Mediocre Facebook IPO Forces Us to Question Material Reality

Bloggers and reporters who write about social media have often been accused of overstating its importance relative to other things like food, water, and shelter. But the widespread angst provoked by Facebook’s somewhat-lackluster initial public offering confirms that we were right all along: Facebook is at least as important as all of human civilization, if not more so.

“If even Facebook can’t have a pop at the open, then should we have faith overall in technology?” This was the plaintive question posed by an analyst on CNBC, reflecting the fundamental existential and teleological crisis opening up before us as Facebook’s shares hover around their opening price. And a profound question it is, indeed worthy of repeating: “Should we have faith overall in technology?” (emphasis added).

One isn’t necessarily used to hearing such probing metaphysical investigations launched on CNBC, which is usually known more for its financial reporting and business information. But I’ve always said we should follow the path to wisdom wherever it may originate: out of the mouths of babes and TV pundits, etc.



So should we have faith, overall, in technology? On one hand, some might call it impudent to challenge the entire record of human endeavor, beginning tens of thousands of years ago on the African savannah, just on the basis of a weak IPO. Other historical developments might be judged more important, including the greatly-extended average lifespan and vastly-improved material circumstances of most human beings compared to our progenitors in the ancestral environment. True, there have been some setbacks -- the Dark Ages, the world wars, Jersey Shore -- but in the end we have always rallied and returned to the path of progress.

But taking another point of view, is it possible that our gradual but consistent adoption of technology has, over time, rendered us so dependent we can no longer see beyond a worldview that is fundamentally framed by technology? Has our wholehearted embrace of technology -- which leads some cultural theorists to call us “cyborgs” -- in some way blinded us to our own essential humanity? Perhaps our ancestors, as miserable as their material circumstances were, were more truly and authentically human than us.  But then you have to consider that the ability to invent and use technology is viewed by many as an intrinsic, integral part of being human…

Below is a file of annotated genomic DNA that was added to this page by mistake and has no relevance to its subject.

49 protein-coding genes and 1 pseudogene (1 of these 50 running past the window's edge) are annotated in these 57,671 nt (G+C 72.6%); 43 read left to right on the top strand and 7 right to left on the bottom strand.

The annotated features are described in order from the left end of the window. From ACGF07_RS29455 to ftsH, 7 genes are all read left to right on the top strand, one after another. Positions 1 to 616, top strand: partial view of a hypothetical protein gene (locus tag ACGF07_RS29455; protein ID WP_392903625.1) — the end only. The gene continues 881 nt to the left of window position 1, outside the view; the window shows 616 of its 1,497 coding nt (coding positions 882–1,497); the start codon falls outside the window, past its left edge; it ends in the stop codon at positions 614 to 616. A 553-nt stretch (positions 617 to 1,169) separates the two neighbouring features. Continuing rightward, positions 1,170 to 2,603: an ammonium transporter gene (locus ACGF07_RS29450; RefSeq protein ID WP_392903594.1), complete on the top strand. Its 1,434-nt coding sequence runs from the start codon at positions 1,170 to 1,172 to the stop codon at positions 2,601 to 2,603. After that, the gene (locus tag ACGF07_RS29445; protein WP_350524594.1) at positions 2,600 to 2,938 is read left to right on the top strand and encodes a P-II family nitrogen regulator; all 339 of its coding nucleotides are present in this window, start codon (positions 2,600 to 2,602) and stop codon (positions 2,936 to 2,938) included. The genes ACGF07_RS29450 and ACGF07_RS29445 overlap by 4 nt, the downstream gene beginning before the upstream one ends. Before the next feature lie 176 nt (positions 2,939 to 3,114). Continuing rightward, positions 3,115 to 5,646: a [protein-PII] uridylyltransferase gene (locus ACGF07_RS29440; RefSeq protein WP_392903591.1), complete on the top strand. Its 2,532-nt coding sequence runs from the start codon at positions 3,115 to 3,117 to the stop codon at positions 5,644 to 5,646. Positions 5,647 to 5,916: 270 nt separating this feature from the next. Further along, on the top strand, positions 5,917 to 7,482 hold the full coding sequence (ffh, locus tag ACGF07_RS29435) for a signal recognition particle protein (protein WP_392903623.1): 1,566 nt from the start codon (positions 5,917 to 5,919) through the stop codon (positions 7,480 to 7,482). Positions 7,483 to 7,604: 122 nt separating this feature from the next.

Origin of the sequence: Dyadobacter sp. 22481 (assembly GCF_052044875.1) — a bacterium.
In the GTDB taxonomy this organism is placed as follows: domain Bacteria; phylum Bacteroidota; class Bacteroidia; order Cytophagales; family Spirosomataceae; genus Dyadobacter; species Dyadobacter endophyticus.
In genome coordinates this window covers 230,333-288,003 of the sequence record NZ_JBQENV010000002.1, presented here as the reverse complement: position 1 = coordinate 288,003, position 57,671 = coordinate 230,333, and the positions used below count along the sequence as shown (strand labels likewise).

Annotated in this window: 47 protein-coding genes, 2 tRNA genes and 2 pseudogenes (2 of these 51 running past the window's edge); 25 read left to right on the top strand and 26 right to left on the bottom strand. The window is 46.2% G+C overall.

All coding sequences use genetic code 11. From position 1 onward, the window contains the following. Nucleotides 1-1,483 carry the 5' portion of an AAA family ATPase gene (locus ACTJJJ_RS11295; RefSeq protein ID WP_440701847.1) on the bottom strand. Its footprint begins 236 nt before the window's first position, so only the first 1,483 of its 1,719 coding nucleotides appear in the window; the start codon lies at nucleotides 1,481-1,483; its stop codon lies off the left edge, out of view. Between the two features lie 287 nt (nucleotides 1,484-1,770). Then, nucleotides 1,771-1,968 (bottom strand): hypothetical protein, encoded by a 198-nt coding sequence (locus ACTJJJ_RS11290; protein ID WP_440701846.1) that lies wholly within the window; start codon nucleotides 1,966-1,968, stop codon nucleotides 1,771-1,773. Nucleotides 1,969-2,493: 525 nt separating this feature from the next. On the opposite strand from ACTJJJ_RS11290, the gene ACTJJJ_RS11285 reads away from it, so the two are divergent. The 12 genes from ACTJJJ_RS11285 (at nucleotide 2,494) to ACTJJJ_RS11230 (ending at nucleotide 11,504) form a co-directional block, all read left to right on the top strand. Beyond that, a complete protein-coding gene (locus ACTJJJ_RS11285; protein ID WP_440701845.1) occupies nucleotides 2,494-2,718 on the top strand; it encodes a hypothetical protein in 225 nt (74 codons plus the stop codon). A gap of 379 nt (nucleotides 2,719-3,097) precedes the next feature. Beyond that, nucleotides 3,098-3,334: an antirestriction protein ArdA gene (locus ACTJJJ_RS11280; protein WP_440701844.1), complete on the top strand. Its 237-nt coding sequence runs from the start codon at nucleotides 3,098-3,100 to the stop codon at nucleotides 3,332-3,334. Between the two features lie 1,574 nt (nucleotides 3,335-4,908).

Oh wait, it’s back up to $42.  Never mind!

9 comments about "Mediocre Facebook IPO Forces Us to Question Material Reality".
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  1. Marisa Meneely from Broad Reach Digital, May 18, 2012 at 3:05 p.m.


  2. David Murdico from Supercool Creative, May 18, 2012 at 3:07 p.m.
  3. Andrew Boer from MovableMedia, May 18, 2012 at 3:21 p.m.

    Erik, Facebook's failure to get a pop doesn't lead me to question my faith in technology, nor does it provoke an existential crisis. The story here is not the role of technology vis a vis humanity, the story is why an IPO has, surprisingly, been fairly valued. Somehow the investment bankers and their private banking clients were unable to reap huge un-deserved profits at the expense of the public. What I think actually happened here is that so many shares in Facebook were floated privately pre-IPO that was essentially no built up demand. The price had effectively been set in the private market. This would mean that Zuckerberg has cleverly managed to execute what Bill Hambrecht tried to do 10 years ago with their auction IPO's --prevented the banks from reaping windmill profits on an IPO--but without taking on the banks directly. Thats my take on it, anyway-- perhaps you should beware of wisdom from TV pundits who are *also* babes.